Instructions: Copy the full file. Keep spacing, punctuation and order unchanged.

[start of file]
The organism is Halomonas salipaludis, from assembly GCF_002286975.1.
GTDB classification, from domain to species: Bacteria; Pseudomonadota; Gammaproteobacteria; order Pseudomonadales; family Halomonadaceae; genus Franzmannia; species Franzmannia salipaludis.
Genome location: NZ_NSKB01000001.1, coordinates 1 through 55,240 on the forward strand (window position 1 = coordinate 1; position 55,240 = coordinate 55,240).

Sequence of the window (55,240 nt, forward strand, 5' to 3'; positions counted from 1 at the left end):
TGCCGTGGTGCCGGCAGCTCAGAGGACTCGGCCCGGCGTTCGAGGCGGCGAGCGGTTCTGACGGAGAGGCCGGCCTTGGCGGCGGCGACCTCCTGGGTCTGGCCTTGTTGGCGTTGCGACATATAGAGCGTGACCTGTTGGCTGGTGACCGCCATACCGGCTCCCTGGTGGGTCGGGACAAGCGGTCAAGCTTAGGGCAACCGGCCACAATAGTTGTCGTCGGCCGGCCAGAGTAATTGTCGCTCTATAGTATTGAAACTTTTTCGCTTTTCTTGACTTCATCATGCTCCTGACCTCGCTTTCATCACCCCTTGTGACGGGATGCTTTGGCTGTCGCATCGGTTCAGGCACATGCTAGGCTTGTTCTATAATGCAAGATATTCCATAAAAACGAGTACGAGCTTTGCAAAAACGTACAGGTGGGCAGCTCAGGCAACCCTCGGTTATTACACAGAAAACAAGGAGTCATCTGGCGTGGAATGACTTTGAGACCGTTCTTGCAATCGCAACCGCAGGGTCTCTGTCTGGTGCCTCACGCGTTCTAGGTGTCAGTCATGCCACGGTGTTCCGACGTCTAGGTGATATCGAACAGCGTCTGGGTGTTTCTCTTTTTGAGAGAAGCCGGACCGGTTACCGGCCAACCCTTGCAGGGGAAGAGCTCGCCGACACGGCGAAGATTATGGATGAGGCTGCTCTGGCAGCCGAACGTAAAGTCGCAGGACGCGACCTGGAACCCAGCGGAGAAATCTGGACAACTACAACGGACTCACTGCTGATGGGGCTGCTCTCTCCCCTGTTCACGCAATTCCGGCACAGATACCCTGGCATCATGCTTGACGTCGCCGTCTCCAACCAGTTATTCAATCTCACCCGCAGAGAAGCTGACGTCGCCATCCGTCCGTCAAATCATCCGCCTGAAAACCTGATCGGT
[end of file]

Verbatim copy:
The organism is Halomonas salipaludis, from assembly GCF_002286975.1.
GTDB classification, from domain to species: Bacteria; Pseudomonadota; Gammaproteobacteria; order Pseudomonadales; family Halomonadaceae; genus Franzmannia; species Franzmannia salipaludis.
Genome location: NZ_NSKB01000001.1, coordinates 1 through 55,240 on the forward strand (window position 1 = coordinate 1; position 55,240 = coordinate 55,240).

Sequence of the window (55,240 nt, forward strand, 5' to 3'; positions counted from 1 at the left end):
TGCCGTGGTGCCGGCAGCTCAGAGGACTCGGCCCGGCGTTCGAGGCGGCGAGCGGTTCTGACGGAGAGGCCGGCCTTGGCGGCGGCGACCTCCTGGGTCTGGCCTTGTTGGCGTTGCGACATATAGAGCGTGACCTGTTGGCTGGTGACCGCCATACCGGCTCCCTGGTGGGTCGGGACAAGCGGTCAAGCTTAGGGCAACCGGCCACAATAGTTGTCGTCGGCCGGCCAGAGTAATTGTCGCTCTATAGTATTGAAACTTTTTCGCTTTTCTTGACTTCATCATGCTCCTGACCTCGCTTTCATCACCCCTTGTGACGGGATGCTTTGGCTGTCGCATCGGTTCAGGCACATGCTAGGCTTGTTCTATAATGCAAGATATTCCATAAAAACGAGTACGAGCTTTGCAAAAACGTACAGGTGGGCAGCTCAGGCAACCCTCGGTTATTACACAGAAAACAAGGAGTCATCTGGCGTGGAATGACTTTGAGACCGTTCTTGCAATCGCAACCGCAGGGTCTCTGTCTGGTGCCTCACGCGTTCTAGGTGTCAGTCATGCCACGGTGTTCCGACGTCTAGGTGATATCGAACAGCGTCTGGGTGTTTCTCTTTTTGAGAGAAGCCGGACCGGTTACCGGCCAACCCTTGCAGGGGAAGAGCTCGCCGACACGGCGAAGATTATGGATGAGGCTGCTCTGGCAGCCGAACGTAAAGTCGCAGGACGCGACCTGGAACCCAGCGGAGAAATCTGGACAACTACAACGGACTCACTGCTGATGGGGCTGCTCTCTCCCCTGTTCACGCAATTCCGGCACAGATACCCTGGCATCATGCTTGACGTCGCCGTCTCCAACCAGTTATTCAATCTCACCCGCAGAGAAGCTGACGTCGCCATCCGTCCGTCAAATCATCCGCCTGAAAACCTGATCGGT